« ForrigeFortsæt »
called rich, who have not more than they want;1 there are few rich men, in any of the politer nations, but among the middle sort of people, who keep their wishes within their fortunes, and have more wealth than they know how to enjoy. Persons of a higher rank live in a kind of splendid poverty, and are perpetually wanting, because, instead of acquiescing in the solid pleasures of life, they endeavour to outvie one another in shadows and appearances. Men of sense have at all times beheld, with a great deal of mirth, this silly game that is playing over their heads; and, by contracting their desires, enjoy all that secret satisfaction which others are always in quest of. The truth is, this ridiculous chase after imaginary pleasures cannot be sufficiently exposed, as it is the great source of those evils which generally undo a nation. Let a man's estate be what it will, he is a poor man if he does not live within it, and naturally sets himself to sale to any one that can give him his price. When Pittacus, after the death of his brother, who had left him a good estate, was offered a great sum of money by the king of Lydia, he thanked him for his kindness, but told him he had already more by half than he knew what to do with. In short, content is equivalent to wealth, and luxury to poverty; or, to give the thought a more agreeable_turn, "Content is natural wealth," says Socrates; to which I shall add," Luxury is artificial poverty." I shall therefore recommend to the consideration of those who are always aiming after superfluous and imaginary enjoyments, and will not be at the trouble of contracting their desires, an excellent saying of Bion the philosopher: namely, "That no man has so much care, as he who endeavours after the most happiness.'
In the second place, every one ought to reflect how much more unhappy he might be than he really is. The former consideration took in all those who are sufficiently provided with the means to make themselves easy; this regards such as actually lie under some pressure or misfortune. These may receive great alleviation from such a comparison as the
1 For this reason, as there are none [who] can be properly called rich, who have not more than they want.] The irregularity of this sentence is made apparent by the insertion of who after none, where it must of necessity be understood. He should either have said-as none can be properly called rich, who, &c. or else—as there are none who can be properly called rich, unless they have, &c.
unhappy person may make between himself and others, or between the misfortune which he suffers and greater misfortunes which might have befallen him.
I like the story of the honest Dutchman, who, upon breaking his leg by a fall from the mainmast, told the standers-by, "It was a great mercy that it was not his neck.' To which, since I have got into quotations, give me leave to add the saying of an old philosopher, who, after having invited some of his friends to dine with him, was ruffled by his wife, that came into the room in a passion, and threw down the table that stood before them: "Every one (says he) has his calamity, and he is a happy man that has no greater than this." We find an instance to the same purpose, in the Life of Doctor Hammond, written by Bishop Fell. As this good man was troubled with a complication of distempers, when he had the gout upon him, he used to thank God that it was not the stone; and when he had the stone, that he had not both these distempers on him at the same time.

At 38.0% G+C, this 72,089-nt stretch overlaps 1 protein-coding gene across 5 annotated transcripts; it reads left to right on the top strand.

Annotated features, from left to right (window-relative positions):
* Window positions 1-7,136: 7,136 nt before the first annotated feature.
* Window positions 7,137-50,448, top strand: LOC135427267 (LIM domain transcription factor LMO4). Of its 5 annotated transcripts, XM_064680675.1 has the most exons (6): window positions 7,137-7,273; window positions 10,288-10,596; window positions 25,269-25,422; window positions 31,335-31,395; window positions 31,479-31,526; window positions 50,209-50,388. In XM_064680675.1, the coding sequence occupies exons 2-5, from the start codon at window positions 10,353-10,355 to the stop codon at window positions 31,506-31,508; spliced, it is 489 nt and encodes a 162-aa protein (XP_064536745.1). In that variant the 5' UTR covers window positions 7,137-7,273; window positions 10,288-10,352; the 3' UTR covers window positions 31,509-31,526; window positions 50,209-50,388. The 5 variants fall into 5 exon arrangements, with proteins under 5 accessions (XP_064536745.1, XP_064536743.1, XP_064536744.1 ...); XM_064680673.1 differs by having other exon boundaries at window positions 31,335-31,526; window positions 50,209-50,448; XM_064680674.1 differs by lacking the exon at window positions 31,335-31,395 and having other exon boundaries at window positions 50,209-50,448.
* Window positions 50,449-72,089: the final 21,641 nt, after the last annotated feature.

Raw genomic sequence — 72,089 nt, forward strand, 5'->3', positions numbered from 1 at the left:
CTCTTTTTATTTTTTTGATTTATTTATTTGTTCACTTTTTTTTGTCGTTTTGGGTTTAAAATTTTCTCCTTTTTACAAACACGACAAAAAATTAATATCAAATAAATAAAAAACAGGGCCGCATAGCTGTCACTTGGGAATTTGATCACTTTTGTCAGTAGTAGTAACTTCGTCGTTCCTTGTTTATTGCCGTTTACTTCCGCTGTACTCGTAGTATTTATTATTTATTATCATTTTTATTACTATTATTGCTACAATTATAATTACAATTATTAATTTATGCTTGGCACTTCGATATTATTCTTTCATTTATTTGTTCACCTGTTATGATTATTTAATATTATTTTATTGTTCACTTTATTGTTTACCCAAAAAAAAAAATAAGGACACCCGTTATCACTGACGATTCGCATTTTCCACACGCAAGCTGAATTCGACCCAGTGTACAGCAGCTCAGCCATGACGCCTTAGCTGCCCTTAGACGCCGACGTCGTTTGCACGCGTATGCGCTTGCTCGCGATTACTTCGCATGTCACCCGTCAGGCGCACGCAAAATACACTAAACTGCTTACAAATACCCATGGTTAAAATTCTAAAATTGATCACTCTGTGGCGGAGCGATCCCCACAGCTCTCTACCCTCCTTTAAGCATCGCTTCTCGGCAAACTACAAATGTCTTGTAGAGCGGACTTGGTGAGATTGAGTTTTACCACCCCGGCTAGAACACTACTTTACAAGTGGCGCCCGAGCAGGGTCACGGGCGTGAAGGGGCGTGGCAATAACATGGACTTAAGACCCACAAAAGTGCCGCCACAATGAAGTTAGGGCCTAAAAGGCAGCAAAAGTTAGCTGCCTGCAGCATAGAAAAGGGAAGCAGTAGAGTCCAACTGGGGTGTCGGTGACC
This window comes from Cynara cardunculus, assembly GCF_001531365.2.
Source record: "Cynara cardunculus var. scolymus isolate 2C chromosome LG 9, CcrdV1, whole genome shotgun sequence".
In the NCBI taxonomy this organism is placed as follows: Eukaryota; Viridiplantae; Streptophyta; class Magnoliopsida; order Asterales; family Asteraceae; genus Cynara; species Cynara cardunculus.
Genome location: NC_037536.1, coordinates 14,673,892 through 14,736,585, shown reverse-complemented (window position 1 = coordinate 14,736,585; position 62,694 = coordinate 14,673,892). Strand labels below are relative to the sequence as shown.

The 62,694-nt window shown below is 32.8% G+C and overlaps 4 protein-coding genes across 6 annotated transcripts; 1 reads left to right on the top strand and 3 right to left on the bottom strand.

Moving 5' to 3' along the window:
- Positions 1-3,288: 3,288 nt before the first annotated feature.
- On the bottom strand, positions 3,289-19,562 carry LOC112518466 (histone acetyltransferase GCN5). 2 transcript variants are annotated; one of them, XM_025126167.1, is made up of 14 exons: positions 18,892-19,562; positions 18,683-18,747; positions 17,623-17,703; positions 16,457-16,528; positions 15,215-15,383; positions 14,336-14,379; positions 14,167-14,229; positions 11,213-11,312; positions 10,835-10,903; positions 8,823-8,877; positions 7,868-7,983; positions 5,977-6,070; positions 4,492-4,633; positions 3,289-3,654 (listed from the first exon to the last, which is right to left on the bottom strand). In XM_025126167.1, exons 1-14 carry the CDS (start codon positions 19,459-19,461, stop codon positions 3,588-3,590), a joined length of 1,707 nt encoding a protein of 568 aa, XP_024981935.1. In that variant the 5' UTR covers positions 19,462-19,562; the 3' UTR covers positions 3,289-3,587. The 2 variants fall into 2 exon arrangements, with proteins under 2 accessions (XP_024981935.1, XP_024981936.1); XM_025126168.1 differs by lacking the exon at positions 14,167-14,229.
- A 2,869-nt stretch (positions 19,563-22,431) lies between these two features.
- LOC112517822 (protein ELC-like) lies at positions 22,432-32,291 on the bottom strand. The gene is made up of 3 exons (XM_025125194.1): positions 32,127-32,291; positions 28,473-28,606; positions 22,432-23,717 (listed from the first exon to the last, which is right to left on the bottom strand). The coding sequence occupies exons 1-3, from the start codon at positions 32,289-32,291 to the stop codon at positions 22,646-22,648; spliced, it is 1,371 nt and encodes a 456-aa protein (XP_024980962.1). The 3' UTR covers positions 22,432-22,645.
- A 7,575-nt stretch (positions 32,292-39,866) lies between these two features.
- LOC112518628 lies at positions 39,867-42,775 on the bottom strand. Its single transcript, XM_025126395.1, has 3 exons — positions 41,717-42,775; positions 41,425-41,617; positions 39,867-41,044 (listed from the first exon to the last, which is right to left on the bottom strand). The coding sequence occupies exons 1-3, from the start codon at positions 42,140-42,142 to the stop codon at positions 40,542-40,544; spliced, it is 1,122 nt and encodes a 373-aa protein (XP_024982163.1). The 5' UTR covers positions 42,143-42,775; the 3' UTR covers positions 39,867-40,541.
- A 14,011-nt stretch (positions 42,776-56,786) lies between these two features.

I cannot conclude this essay without observing, that there was never any system, besides that of Christianity, which could effectually produce, in the mind of man, the virtue I have been hitherto speaking of. In order to make us content with our present condition, many of the ancient philosophers tell us, that our discontent only hurts ourselves, without being able to make any alteration in our circumstances; others, that whatever evil befalls us, is derived to us by a fatal necessity, to which the gods themselves are subject; whilst others very gravely tell the man who is miserable, that it is necessary he should be so, to keep up the harmony of the universe, and that the scheme of Providence would be troubled and perverted, were he otherwise. These and the like considerations rather silence than satisfy a man. They may show him that his discontent is unreasonable, but are by no means sufficient to relieve it. They rather give despair than consolation. In a word, a man might reply to one of these comforters, as Augustus did to his friend, who advised him not to grieve for the death of a person whom he loved, because his grief could not fetch him again. "It is for that very reason (said the emperor) that I grieve."
On the contrary, religion bears a more tender regard to
human nature. It prescribes to every miserable man the means of bettering his condition; nay, it shows him, that the bearing of his afflictions as he ought to do, will naturally end in the removal of them: it makes him easy here, because it can make him happy hereafter.
Upon the whole, a contented mind is the greatest blessing a man can enjoy in this world; and if, in the present life, his happiness arises from the subduing of his desires, it will arise in the next from the gratification of them.